LETTERS: Public consultations are becoming pile of cobbles

Have your say

Brighton Place is the main route into Portobello from the south and is the only road with a cobbled surface in Portobello and is in a dreadful condition, due for renewal.

A public consultation was carried out some months ago with three alternatives 1) A coating of tarmac on top of existing cobbles. 2) A complete renewal of the roadway with an asphalt-type surface. 3) A complete renewal in stone setts (cobbles).

Alternative 1) was rejected. 2) received the majority vote. 3) received the second highest vote but was rejected on the grounds of being the most expensive at over £1million and having the longest time scale of over a year.

In addition to this the City of Edinburgh Council later stated that due to the current financial position, the only areas that could justify renewal with stone setts would be in the Royal Mile and some parts of the New Town.

A recent statement in a local councillor’s newsletter stated that it was 99.9% likely that stone setts would be the material used when the road is renewed.

On querying this change the reply was a) A consultation is not a referendum so has no legal rights. b) Other groups could have different opinions. c) The city council has a planning policy on streetscape which dictates what materials should be used and finally d) It would probably have been better if the consultarion was never carried out!

I would suggest to others thinking of carrying out a public consultation to think again if you will be wasting your time.

John M Tulloch, Duddingston Park South, Edinburgh

Edinburgh is lagging behind in City Deal bid

I was disappointed by the coverage of the £1 billion City Deal bid for the Edinburgh city region. Like the draft prospectus put forward by the six councils, there is little new, simply more slickly packaged.

That matters because city deals are already well-advanced. Edinburgh is fourth in line in Scotland behind Glasgow, Aberdeen and Inverness, but there are many other city deals elsewhere in the UK, all ahead of the game.

So the Edinburgh city region has to offer something different to stand out in a crowded field. It is not enough to pledge increased tax returns on the back of increased economic activity (the core premise of city deals).

Nor is it sufficient to talk about the ‘knowledge economy’ or to aspire to reduce inequality, critical though that is.

At the heart of a new kind of city deal, one that is genuinely pioneering, is a question of what kind of economic growth we want.

Is it business as usual – sucking in imports, squandering precious resources, lavishly rewarding chief executives and company boards?

Or is it towards a sustainable economy – reducing traffic strains, increasing energy resilience, harnessing local markets and produce in areas such as food, investing in the breathable public spaces that characterise the best of our competitors?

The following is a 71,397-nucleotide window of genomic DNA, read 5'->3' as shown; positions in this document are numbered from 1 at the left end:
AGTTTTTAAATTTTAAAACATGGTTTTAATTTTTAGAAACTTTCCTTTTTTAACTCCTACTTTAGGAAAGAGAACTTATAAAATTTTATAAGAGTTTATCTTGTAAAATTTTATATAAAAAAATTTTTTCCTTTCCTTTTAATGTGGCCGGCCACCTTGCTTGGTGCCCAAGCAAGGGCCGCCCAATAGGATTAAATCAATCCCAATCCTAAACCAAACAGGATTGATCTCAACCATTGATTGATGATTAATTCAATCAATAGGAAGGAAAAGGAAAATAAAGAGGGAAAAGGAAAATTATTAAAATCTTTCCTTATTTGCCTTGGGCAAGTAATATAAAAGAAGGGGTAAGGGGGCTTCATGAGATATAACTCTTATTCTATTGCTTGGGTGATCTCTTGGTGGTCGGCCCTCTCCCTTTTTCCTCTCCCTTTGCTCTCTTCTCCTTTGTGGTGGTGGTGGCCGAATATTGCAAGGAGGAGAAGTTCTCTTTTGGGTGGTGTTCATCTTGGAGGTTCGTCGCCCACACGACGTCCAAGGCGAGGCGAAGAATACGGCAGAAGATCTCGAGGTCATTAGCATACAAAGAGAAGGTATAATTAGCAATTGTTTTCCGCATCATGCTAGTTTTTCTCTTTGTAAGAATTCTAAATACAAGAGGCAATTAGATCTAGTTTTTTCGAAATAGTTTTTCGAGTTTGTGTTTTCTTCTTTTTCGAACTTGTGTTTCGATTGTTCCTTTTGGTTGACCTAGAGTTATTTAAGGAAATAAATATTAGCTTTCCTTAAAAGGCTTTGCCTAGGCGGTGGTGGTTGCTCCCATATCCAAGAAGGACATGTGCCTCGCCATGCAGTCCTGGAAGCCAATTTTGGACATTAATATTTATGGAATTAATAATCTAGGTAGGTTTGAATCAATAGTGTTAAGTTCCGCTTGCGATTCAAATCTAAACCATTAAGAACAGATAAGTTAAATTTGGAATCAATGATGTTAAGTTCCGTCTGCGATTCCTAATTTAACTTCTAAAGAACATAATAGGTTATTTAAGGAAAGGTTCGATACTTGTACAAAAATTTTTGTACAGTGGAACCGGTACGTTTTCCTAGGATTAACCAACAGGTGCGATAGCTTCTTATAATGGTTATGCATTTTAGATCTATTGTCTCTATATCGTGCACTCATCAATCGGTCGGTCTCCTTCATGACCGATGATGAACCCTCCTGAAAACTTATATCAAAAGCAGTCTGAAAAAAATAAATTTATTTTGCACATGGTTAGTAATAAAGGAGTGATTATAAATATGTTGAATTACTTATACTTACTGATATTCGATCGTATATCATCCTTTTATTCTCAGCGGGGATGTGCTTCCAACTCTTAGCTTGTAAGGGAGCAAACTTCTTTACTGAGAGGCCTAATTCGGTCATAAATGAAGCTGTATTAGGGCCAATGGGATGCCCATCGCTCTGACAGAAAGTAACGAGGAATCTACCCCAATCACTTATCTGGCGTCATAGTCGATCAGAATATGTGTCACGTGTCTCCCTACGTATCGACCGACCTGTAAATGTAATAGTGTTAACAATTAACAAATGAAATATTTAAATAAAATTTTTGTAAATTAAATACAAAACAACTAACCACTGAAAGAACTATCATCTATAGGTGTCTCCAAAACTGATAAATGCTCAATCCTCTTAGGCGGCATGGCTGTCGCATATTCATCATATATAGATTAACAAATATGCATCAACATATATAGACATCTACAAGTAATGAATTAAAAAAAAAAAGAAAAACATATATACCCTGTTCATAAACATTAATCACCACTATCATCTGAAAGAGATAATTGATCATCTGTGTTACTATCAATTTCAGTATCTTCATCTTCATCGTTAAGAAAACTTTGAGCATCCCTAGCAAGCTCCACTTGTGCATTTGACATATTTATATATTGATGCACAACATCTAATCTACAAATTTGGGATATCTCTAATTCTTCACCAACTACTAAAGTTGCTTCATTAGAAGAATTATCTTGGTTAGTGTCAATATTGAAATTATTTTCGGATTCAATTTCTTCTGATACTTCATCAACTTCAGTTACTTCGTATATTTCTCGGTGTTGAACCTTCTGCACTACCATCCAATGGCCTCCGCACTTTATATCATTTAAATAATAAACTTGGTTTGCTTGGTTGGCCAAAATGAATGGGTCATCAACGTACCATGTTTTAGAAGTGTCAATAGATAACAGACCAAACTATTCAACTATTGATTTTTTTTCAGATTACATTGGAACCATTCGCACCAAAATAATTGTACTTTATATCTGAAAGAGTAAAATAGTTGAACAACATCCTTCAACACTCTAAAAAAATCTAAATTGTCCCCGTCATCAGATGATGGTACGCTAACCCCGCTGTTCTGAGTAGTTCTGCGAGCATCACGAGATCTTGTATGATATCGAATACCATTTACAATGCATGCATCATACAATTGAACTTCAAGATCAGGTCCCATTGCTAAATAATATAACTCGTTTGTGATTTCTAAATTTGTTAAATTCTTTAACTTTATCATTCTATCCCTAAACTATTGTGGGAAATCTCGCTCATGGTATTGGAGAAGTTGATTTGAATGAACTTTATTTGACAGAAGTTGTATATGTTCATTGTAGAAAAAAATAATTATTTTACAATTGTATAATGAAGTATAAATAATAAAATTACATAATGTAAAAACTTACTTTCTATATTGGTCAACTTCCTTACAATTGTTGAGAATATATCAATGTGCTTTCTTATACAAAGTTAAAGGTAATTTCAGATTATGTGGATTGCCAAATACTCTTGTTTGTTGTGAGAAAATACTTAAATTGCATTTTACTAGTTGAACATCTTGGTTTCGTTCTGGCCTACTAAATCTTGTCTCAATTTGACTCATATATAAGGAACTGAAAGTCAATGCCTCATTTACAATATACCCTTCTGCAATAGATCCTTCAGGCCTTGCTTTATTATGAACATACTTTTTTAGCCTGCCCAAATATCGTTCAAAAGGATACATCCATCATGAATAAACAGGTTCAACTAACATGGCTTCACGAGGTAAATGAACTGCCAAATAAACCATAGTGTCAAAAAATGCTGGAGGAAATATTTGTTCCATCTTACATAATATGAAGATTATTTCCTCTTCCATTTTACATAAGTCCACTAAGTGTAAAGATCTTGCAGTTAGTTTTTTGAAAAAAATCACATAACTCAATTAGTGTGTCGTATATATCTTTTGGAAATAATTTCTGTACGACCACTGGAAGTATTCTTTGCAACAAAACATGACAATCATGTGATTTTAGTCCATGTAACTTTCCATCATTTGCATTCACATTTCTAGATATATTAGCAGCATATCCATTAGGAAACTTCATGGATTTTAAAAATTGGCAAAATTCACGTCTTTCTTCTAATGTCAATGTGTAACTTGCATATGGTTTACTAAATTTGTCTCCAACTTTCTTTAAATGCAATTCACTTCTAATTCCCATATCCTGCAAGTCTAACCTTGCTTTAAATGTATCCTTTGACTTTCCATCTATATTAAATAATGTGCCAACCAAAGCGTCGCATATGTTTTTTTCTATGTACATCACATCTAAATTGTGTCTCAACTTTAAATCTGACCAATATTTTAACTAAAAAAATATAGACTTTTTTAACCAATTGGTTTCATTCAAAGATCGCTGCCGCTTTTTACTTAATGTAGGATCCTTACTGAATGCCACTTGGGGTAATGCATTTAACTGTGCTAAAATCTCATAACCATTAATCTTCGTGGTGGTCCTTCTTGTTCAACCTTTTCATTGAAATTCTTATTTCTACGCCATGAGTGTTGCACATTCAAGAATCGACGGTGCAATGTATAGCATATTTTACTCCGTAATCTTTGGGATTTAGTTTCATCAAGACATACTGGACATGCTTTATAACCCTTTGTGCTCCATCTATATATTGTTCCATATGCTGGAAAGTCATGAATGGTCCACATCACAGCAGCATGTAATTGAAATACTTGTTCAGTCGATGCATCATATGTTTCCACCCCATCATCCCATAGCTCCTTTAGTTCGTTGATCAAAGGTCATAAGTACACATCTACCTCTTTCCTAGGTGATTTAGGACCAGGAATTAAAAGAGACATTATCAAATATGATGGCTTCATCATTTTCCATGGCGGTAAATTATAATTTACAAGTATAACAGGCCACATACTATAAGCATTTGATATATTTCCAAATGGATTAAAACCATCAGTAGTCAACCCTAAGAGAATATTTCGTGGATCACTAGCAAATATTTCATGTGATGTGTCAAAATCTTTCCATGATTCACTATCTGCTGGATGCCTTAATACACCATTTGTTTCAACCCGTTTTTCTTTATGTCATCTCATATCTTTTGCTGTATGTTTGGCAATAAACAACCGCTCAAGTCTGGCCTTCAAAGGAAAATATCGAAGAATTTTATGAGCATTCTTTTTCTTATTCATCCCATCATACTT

If Edinburgh and its five council partners can present a sustainable city deal, that would be truly distinctive, truly worth getting behind. Anything less and we are just last in a long line.

Gavin Corbett, Green Councillor for Fountainbridge - Craiglockhart

Burma Star veterans are sadly dwindling

What an excellent Service organised by the RBLS and conducted by the Reverends Dr Campbell amd Gardner at the Canongate Church on August 15. What a shame that there only appeared to be three or four Burma Star holders present. It shows that we are fading away.

Stuart Guild, Past Vice-Chairman of disbanded Edinburgh Branch Burma Star Association

Heretics hand over to a new generation

FORTY five years since first taking to the stage, today could be your last chance to meet the original Heretics as they hand over to a new generation of writers and musicians.

Committed to promoting the poetry and music of Scotland’s living tradition, The Heretics first appeared in 1970. They gave an early platform to future household names including Billy Connolly, Aly Bain and Liz Lochhead.

Following two sell-out performances, a third and final event takes place at the Saltire Society’s Edinburgh Old Town Headquarters tonight.

It will be an opportunity to see the original Heretics hand over the baton to a new generation of talent as the New Heretics, led by novelist and songwriter Peter Burnett and writer Craig Gibson, take to the stage.

The Saltire Society is proud to have brought about this historic revival.

I feel sure the New Heretics will honour that same spirit by helping today’s emerging Scottish artists to find an audience and become the stars of tomorrow.

Visit www.saltiresociety.org.uk to reserve your tickets.

Jim Tough, Executive Director, The Saltire Society, High Street, Edinburgh

So are house-breaking figures up or down?

While delighted to hear about the significant decline in Lothian housebreaking in the first half of this year, I’m struggling to balance the statistics against the claims of Ian Murray MP, when he claimed that there had been a “...23 per cent jump in [Edinburgh] house-breaking over the past 11 months”, (News, July 16).

It would be difficult not to draw the conclusion that either Mr Murray or the Police have their facts wrong.

Grant Cullen, Craigleith Hill Gardens, Edinburgh